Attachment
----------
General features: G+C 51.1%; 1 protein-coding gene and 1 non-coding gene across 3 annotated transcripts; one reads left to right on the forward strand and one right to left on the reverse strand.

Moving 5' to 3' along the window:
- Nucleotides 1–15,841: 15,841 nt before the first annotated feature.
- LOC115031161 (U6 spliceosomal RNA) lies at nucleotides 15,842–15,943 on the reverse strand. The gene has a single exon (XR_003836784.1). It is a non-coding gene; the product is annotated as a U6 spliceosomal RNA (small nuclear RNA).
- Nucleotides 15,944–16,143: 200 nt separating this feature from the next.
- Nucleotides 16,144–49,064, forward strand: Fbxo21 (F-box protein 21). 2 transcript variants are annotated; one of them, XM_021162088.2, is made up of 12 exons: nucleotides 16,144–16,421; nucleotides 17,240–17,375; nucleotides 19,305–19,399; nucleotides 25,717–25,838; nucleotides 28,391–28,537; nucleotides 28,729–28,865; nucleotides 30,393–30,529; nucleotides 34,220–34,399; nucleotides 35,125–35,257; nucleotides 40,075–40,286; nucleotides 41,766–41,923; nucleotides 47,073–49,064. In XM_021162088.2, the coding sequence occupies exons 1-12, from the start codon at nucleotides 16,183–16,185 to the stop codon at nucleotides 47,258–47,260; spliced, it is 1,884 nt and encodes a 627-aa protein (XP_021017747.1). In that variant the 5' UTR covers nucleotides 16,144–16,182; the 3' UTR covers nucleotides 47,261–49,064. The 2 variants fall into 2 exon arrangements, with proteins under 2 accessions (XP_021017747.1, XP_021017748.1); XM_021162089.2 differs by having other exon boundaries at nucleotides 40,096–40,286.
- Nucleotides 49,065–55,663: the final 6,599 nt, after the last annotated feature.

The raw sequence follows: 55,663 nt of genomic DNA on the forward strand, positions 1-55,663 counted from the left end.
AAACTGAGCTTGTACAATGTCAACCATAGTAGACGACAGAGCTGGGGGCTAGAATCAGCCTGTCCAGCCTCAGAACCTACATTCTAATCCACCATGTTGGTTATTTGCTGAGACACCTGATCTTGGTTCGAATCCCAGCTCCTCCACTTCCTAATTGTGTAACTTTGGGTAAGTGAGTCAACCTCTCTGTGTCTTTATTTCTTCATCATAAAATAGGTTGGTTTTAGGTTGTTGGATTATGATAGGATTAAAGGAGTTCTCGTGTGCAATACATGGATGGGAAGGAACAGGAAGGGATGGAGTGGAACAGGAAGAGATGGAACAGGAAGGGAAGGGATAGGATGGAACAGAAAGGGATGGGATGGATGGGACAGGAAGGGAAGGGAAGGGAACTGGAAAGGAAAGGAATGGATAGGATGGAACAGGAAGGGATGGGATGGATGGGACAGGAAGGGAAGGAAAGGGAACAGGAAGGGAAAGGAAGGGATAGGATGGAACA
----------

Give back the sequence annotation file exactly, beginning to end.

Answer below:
General features: G+C 51.1%; 1 protein-coding gene and 1 non-coding gene across 3 annotated transcripts; one reads left to right on the forward strand and one right to left on the reverse strand.

Moving 5' to 3' along the window:
- Nucleotides 1–15,841: 15,841 nt before the first annotated feature.
- LOC115031161 (U6 spliceosomal RNA) lies at nucleotides 15,842–15,943 on the reverse strand. The gene has a single exon (XR_003836784.1). It is a non-coding gene; the product is annotated as a U6 spliceosomal RNA (small nuclear RNA).
- Nucleotides 15,944–16,143: 200 nt separating this feature from the next.
- Nucleotides 16,144–49,064, forward strand: Fbxo21 (F-box protein 21). 2 transcript variants are annotated; one of them, XM_021162088.2, is made up of 12 exons: nucleotides 16,144–16,421; nucleotides 17,240–17,375; nucleotides 19,305–19,399; nucleotides 25,717–25,838; nucleotides 28,391–28,537; nucleotides 28,729–28,865; nucleotides 30,393–30,529; nucleotides 34,220–34,399; nucleotides 35,125–35,257; nucleotides 40,075–40,286; nucleotides 41,766–41,923; nucleotides 47,073–49,064. In XM_021162088.2, the coding sequence occupies exons 1-12, from the start codon at nucleotides 16,183–16,185 to the stop codon at nucleotides 47,258–47,260; spliced, it is 1,884 nt and encodes a 627-aa protein (XP_021017747.1). In that variant the 5' UTR covers nucleotides 16,144–16,182; the 3' UTR covers nucleotides 47,261–49,064. The 2 variants fall into 2 exon arrangements, with proteins under 2 accessions (XP_021017747.1, XP_021017748.1); XM_021162089.2 differs by having other exon boundaries at nucleotides 40,096–40,286.
- Nucleotides 49,065–55,663: the final 6,599 nt, after the last annotated feature.

The raw sequence follows: 55,663 nt of genomic DNA on the forward strand, positions 1-55,663 counted from the left end.
AAACTGAGCTTGTACAATGTCAACCATAGTAGACGACAGAGCTGGGGGCTAGAATCAGCCTGTCCAGCCTCAGAACCTACATTCTAATCCACCATGTTGGTTATTTGCTGAGACACCTGATCTTGGTTCGAATCCCAGCTCCTCCACTTCCTAATTGTGTAACTTTGGGTAAGTGAGTCAACCTCTCTGTGTCTTTATTTCTTCATCATAAAATAGGTTGGTTTTAGGTTGTTGGATTATGATAGGATTAAAGGAGTTCTCGTGTGCAATACATGGATGGGAAGGAACAGGAAGGGATGGAGTGGAACAGGAAGAGATGGAACAGGAAGGGAAGGGATAGGATGGAACAGAAAGGGATGGGATGGATGGGACAGGAAGGGAAGGGAAGGGAACTGGAAAGGAAAGGAATGGATAGGATGGAACAGGAAGGGATGGGATGGATGGGACAGGAAGGGAAGGAAAGGGAACAGGAAGGGAAAGGAAGGGATAGGATGGAACA